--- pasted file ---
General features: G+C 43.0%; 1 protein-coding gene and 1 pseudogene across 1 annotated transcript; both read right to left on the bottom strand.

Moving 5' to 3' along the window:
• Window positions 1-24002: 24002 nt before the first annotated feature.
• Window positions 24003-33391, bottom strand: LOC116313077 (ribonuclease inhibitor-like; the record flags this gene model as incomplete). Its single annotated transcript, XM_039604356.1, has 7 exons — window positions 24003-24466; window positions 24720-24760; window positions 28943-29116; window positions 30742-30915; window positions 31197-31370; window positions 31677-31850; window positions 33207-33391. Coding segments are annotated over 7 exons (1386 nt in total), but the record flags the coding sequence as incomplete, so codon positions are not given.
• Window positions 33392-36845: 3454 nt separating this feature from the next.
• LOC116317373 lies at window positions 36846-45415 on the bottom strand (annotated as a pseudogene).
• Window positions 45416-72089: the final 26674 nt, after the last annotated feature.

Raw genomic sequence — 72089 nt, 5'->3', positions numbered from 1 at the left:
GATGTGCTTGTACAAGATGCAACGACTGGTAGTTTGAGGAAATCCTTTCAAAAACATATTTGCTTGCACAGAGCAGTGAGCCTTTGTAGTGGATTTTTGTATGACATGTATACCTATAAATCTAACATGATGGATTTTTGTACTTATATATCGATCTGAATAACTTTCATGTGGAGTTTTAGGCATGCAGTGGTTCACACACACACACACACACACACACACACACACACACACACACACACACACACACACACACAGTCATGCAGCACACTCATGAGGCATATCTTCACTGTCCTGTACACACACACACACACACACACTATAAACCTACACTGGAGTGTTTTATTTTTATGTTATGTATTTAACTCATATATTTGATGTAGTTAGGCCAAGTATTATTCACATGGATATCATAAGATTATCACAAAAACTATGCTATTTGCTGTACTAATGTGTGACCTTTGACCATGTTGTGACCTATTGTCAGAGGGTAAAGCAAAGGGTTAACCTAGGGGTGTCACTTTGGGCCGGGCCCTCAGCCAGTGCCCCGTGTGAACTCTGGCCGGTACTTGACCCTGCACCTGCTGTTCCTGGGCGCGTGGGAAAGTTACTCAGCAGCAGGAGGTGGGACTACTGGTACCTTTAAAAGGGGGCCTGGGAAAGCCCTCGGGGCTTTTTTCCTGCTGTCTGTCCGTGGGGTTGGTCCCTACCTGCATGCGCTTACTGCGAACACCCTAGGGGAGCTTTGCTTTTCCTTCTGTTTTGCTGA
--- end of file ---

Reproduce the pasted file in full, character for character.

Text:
General features: G+C 43.0%; 1 protein-coding gene and 1 pseudogene across 1 annotated transcript; both read right to left on the bottom strand.

Moving 5' to 3' along the window:
• Window positions 1-24002: 24002 nt before the first annotated feature.
• Window positions 24003-33391, bottom strand: LOC116313077 (ribonuclease inhibitor-like; the record flags this gene model as incomplete). Its single annotated transcript, XM_039604356.1, has 7 exons — window positions 24003-24466; window positions 24720-24760; window positions 28943-29116; window positions 30742-30915; window positions 31197-31370; window positions 31677-31850; window positions 33207-33391. Coding segments are annotated over 7 exons (1386 nt in total), but the record flags the coding sequence as incomplete, so codon positions are not given.
• Window positions 33392-36845: 3454 nt separating this feature from the next.
• LOC116317373 lies at window positions 36846-45415 on the bottom strand (annotated as a pseudogene).
• Window positions 45416-72089: the final 26674 nt, after the last annotated feature.

Raw genomic sequence — 72089 nt, 5'->3', positions numbered from 1 at the left:
GATGTGCTTGTACAAGATGCAACGACTGGTAGTTTGAGGAAATCCTTTCAAAAACATATTTGCTTGCACAGAGCAGTGAGCCTTTGTAGTGGATTTTTGTATGACATGTATACCTATAAATCTAACATGATGGATTTTTGTACTTATATATCGATCTGAATAACTTTCATGTGGAGTTTTAGGCATGCAGTGGTTCACACACACACACACACACACACACACACACACACACACACACACACACACACACACACACAGTCATGCAGCACACTCATGAGGCATATCTTCACTGTCCTGTACACACACACACACACACACACTATAAACCTACACTGGAGTGTTTTATTTTTATGTTATGTATTTAACTCATATATTTGATGTAGTTAGGCCAAGTATTATTCACATGGATATCATAAGATTATCACAAAAACTATGCTATTTGCTGTACTAATGTGTGACCTTTGACCATGTTGTGACCTATTGTCAGAGGGTAAAGCAAAGGGTTAACCTAGGGGTGTCACTTTGGGCCGGGCCCTCAGCCAGTGCCCCGTGTGAACTCTGGCCGGTACTTGACCCTGCACCTGCTGTTCCTGGGCGCGTGGGAAAGTTACTCAGCAGCAGGAGGTGGGACTACTGGTACCTTTAAAAGGGGGCCTGGGAAAGCCCTCGGGGCTTTTTTCCTGCTGTCTGTCCGTGGGGTTGGTCCCTACCTGCATGCGCTTACTGCGAACACCCTAGGGGAGCTTTGCTTTTCCTTCTGTTTTGCTGA